Posted, January 28, 2005:
The 16th annual Upper Midwest Organic Farming Conference has been
set for February 25-26 at the La Crosse Center in La Crosse Wisconsin.
Conference organizers from MOSES, the Midwest Organic and Sustainable
Education Service, anticipate attendance to exceed the 1500 people
that attended in 2004, as a growing number of Midwestern producers
attempt to satisfy the growing demand for organically produced food.
|Results in black and white:
1500 people attended last year's conference.
Above: picture from the busy conference exhibit hall.
The conference has become known as a key educational event in the
organic farming community in the U.S., not only because it is the
largest conference of its kind, but also due to its practical, how-to
workshops designed to help farmers make the transition to organic
farming. According to Jim Riddle, organic farmer, inspector and
certification trainer from Winona, Minnesota, "The Upper Midwest
Conference is really the premier place for farmers to come in order
to learn from one another, and connect with the organic suppliers
and infrastructure necessary to make your farm organic." Riddle
is the chairman of the USDA's National Organic Standards Board and
currently works as an organic policy specialist with the Rodale
Institute’s online magazine newfarm.org.
While continuing to emphasize the how-to tips that farmers need
in order to succeed in the organic farming community, this year’s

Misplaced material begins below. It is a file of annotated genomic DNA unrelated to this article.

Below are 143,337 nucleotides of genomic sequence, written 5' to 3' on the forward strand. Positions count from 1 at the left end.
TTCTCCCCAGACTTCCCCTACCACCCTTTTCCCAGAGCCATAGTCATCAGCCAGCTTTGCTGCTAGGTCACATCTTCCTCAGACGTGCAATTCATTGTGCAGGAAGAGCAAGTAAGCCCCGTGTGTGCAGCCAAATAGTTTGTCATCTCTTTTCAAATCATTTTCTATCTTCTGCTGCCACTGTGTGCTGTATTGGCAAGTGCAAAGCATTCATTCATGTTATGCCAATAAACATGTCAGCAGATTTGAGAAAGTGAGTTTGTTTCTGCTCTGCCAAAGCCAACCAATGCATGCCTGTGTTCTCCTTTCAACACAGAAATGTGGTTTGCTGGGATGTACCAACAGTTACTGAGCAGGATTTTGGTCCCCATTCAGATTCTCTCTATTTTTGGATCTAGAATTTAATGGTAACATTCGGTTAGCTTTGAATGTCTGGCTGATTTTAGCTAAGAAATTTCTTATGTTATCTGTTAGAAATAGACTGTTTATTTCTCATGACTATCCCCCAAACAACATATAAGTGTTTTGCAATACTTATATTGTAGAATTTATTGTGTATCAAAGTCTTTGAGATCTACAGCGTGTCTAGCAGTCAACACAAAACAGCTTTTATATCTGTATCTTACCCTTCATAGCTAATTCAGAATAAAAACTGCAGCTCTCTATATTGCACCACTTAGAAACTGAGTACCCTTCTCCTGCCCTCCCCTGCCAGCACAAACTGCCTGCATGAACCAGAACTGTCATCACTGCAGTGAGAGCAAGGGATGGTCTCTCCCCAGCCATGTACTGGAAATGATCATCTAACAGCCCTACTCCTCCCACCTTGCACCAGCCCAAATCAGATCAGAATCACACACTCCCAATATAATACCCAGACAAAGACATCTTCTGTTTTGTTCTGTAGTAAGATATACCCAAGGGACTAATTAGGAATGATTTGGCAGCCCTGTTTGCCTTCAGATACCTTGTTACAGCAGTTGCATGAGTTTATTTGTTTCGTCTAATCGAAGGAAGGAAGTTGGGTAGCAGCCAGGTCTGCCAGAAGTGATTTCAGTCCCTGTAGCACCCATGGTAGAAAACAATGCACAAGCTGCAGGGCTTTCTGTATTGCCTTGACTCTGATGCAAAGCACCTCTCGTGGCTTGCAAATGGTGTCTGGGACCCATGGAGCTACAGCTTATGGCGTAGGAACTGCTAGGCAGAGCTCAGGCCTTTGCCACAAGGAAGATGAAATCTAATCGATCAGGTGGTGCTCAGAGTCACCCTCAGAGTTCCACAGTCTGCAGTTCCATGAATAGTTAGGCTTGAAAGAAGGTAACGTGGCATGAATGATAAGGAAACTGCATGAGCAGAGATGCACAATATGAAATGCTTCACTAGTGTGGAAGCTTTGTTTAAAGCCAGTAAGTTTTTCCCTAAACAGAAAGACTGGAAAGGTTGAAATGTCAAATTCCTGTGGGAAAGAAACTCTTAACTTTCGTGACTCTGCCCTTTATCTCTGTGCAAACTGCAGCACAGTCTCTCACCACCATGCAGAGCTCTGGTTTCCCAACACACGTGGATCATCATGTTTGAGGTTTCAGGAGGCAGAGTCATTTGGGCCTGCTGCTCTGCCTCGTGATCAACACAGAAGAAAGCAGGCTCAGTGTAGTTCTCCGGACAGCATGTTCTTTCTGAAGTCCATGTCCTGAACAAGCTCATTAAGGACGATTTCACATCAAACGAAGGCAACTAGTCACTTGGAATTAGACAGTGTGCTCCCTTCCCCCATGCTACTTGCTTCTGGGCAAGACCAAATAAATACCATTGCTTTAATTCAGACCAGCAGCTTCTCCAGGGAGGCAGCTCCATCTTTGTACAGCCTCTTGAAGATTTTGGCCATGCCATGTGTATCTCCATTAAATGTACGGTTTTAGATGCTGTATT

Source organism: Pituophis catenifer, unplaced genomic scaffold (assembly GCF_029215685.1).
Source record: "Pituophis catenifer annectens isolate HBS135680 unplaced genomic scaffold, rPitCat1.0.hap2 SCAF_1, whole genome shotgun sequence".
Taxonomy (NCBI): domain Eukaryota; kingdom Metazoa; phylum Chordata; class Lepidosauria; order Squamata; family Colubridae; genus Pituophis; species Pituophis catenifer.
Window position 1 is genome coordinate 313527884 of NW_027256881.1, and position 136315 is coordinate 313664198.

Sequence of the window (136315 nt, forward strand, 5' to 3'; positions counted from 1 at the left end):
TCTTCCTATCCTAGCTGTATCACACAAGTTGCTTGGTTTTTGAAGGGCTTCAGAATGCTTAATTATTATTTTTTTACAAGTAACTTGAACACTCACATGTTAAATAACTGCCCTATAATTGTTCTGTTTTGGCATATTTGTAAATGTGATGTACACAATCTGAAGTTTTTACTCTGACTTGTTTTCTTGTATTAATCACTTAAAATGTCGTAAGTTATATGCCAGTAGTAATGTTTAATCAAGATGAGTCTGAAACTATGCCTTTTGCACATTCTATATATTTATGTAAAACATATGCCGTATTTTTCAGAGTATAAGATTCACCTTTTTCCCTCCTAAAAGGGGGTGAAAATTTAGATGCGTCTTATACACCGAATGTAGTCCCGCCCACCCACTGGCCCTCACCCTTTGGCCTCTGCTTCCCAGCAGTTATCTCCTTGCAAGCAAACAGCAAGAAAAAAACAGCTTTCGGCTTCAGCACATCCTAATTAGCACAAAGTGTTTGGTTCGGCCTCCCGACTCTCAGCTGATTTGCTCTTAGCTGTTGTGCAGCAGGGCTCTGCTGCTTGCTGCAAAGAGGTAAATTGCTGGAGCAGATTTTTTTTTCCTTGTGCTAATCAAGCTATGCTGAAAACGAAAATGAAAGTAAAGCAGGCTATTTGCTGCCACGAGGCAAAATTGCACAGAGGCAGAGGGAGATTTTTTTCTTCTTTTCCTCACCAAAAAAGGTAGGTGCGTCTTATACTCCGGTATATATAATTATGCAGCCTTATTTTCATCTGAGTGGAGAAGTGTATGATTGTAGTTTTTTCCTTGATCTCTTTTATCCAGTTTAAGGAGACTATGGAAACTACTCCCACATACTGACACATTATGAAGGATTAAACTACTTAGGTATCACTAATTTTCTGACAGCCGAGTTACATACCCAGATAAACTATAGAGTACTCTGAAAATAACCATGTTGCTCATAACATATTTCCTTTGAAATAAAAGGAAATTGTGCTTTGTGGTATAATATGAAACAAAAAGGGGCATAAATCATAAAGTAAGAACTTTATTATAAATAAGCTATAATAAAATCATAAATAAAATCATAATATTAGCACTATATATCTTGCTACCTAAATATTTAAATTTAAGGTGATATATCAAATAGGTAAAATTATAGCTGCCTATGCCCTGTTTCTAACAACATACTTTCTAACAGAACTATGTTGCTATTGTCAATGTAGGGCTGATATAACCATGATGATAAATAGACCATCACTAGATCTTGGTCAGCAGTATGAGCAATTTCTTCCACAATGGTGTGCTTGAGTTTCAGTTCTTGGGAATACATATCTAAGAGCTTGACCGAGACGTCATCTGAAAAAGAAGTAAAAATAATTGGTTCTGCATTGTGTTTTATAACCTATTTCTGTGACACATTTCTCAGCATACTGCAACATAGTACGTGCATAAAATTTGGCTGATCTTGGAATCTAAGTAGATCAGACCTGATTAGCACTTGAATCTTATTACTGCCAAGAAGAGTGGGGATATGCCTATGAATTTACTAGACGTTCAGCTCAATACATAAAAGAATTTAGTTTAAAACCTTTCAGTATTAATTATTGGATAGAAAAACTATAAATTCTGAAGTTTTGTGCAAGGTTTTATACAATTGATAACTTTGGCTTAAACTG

conference theme, “Make Mine Organic!” will also provide
attendees with an understanding of the dramatically growing consumer
demand for organic products. Organic agriculture has experienced
rapid growth the last ten years, yet it is one area of the food
production industry where consumer demand is set to exceed current
production capacity. According to Faye Jones, executive director
of MOSES, consumer sales of organic foods have grown by 20% per
year for each of the past 10 years.
“We really are seeing no end to this growing consumer demand,”
Jones says “Now we’re at the point where we need to
dramatically increase the number of farmers able to produce for
this market, and they’ll receive a significant on-farm price
premium for doing so.”
Jones adds that demand is growing for organic dairy, meat, poultry,
fruits, vegetables as well as feed grains like corn and soybeans.
This year’s conference will feature 48 workshop topics, 130
exhibitors, and keynote addresses by Riddle; photographer and video
producer, Cynthia Vagnetti; farmer and cultural organizer, Audrey
Arner; and Land Stewardship Project Associate Director and author,
Dana Jackson. A one-day Organic University on Thursday, February
24th with nine separate intensive day-long classes on specific production
methods will precede the weekend conference.
Registration is $160 for the conference, which includes activities
on Thursday evening, all day Friday and Saturday, as well as breakfast,
lunches and breaks. Food and drink at the conference is organically
and locally produced whenever possible. The latest conference information
can be found at www.mosesorganic.org.
Conference brochures are available by contacting MOSES at: info@
mosesorganic.org or by phone715-772-3153.